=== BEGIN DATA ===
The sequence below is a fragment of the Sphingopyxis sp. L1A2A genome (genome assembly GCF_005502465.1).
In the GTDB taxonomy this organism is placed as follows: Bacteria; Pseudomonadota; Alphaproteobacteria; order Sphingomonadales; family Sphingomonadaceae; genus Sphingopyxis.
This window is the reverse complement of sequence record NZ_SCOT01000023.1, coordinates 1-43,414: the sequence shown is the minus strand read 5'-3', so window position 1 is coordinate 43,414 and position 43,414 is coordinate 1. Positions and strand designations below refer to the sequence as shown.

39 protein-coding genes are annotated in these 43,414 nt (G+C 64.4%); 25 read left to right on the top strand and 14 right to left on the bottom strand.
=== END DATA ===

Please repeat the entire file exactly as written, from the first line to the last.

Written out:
The sequence below is a fragment of the Sphingopyxis sp. L1A2A genome (genome assembly GCF_005502465.1).
In the GTDB taxonomy this organism is placed as follows: Bacteria; Pseudomonadota; Alphaproteobacteria; order Sphingomonadales; family Sphingomonadaceae; genus Sphingopyxis.
This window is the reverse complement of sequence record NZ_SCOT01000023.1, coordinates 1-43,414: the sequence shown is the minus strand read 5'-3', so window position 1 is coordinate 43,414 and position 43,414 is coordinate 1. Positions and strand designations below refer to the sequence as shown.

39 protein-coding genes are annotated in these 43,414 nt (G+C 64.4%); 25 read left to right on the top strand and 14 right to left on the bottom strand.